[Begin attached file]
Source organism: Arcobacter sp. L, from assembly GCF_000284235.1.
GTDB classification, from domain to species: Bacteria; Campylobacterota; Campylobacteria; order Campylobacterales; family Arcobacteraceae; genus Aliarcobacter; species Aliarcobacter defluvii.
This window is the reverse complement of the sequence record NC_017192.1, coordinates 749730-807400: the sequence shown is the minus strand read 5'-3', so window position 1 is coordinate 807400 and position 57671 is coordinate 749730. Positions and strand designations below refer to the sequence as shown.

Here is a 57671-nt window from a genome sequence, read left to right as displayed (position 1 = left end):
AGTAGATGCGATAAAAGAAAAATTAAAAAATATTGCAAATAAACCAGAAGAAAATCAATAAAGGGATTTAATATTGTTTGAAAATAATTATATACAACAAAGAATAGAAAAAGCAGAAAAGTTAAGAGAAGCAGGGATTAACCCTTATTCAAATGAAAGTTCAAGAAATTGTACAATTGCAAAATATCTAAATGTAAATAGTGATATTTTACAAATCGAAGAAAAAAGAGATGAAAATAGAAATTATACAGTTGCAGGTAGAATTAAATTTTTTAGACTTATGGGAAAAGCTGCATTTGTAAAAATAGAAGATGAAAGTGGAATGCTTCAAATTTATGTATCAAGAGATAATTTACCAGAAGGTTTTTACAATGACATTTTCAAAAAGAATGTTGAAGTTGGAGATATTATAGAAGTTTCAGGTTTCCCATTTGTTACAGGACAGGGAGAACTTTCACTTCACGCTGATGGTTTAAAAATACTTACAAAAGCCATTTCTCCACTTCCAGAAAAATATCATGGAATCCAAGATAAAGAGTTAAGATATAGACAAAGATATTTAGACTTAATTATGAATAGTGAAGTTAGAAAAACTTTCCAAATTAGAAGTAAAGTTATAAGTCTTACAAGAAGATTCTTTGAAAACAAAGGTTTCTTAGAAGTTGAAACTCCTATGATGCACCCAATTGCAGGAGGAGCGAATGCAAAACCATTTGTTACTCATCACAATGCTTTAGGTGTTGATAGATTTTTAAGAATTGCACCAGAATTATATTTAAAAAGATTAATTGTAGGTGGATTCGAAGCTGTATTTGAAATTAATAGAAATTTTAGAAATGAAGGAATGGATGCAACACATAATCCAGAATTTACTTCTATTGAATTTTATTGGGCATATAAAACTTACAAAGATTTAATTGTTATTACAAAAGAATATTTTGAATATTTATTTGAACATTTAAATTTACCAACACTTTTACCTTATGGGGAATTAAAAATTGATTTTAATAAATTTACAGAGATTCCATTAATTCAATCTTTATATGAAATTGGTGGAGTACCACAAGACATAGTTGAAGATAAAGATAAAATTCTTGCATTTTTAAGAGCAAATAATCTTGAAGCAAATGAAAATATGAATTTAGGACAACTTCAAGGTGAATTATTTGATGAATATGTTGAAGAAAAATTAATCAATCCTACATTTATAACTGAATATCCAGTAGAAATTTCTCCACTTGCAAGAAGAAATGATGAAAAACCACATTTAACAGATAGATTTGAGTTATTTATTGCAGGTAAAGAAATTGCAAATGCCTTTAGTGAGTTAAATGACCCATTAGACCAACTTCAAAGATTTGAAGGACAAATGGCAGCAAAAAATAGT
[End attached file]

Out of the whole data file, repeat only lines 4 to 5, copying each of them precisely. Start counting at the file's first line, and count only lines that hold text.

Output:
Here is a 57671-nt window from a genome sequence, read left to right as displayed (position 1 = left end):
AGTAGATGCGATAAAAGAAAAATTAAAAAATATTGCAAATAAACCAGAAGAAAATCAATAAAGGGATTTAATATTGTTTGAAAATAATTATATACAACAAAGAATAGAAAAAGCAGAAAAGTTAAGAGAAGCAGGGATTAACCCTTATTCAAATGAAAGTTCAAGAAATTGTACAATTGCAAAATATCTAAATGTAAATAGTGATATTTTACAAATCGAAGAAAAAAGAGATGAAAATAGAAATTATACAGTTGCAGGTAGAATTAAATTTTTTAGACTTATGGGAAAAGCTGCATTTGTAAAAATAGAAGATGAAAGTGGAATGCTTCAAATTTATGTATCAAGAGATAATTTACCAGAAGGTTTTTACAATGACATTTTCAAAAAGAATGTTGAAGTTGGAGATATTATAGAAGTTTCAGGTTTCCCATTTGTTACAGGACAGGGAGAACTTTCACTTCACGCTGATGGTTTAAAAATACTTACAAAAGCCATTTCTCCACTTCCAGAAAAATATCATGGAATCCAAGATAAAGAGTTAAGATATAGACAAAGATATTTAGACTTAATTATGAATAGTGAAGTTAGAAAAACTTTCCAAATTAGAAGTAAAGTTATAAGTCTTACAAGAAGATTCTTTGAAAACAAAGGTTTCTTAGAAGTTGAAACTCCTATGATGCACCCAATTGCAGGAGGAGCGAATGCAAAACCATTTGTTACTCATCACAATGCTTTAGGTGTTGATAGATTTTTAAGAATTGCACCAGAATTATATTTAAAAAGATTAATTGTAGGTGGATTCGAAGCTGTATTTGAAATTAATAGAAATTTTAGAAATGAAGGAATGGATGCAACACATAATCCAGAATTTACTTCTATTGAATTTTATTGGGCATATAAAACTTACAAAGATTTAATTGTTATTACAAAAGAATATTTTGAATATTTATTTGAACATTTAAATTTACCAACACTTTTACCTTATGGGGAATTAAAAATTGATTTTAATAAATTTACAGAGATTCCATTAATTCAATCTTTATATGAAATTGGTGGAGTACCACAAGACATAGTTGAAGATAAAGATAAAATTCTTGCATTTTTAAGAGCAAATAATCTTGAAGCAAATGAAAATATGAATTTAGGACAACTTCAAGGTGAATTATTTGATGAATATGTTGAAGAAAAATTAATCAATCCTACATTTATAACTGAATATCCAGTAGAAATTTCTCCACTTGCAAGAAGAAATGATGAAAAACCACATTTAACAGATAGATTTGAGTTATTTATTGCAGGTAAAGAAATTGCAAATGCCTTTAGTGAGTTAAATGACCCATTAGACCAACTTCAAAGATTTGAAGGACAAATGGCAGCAAAAAATAGT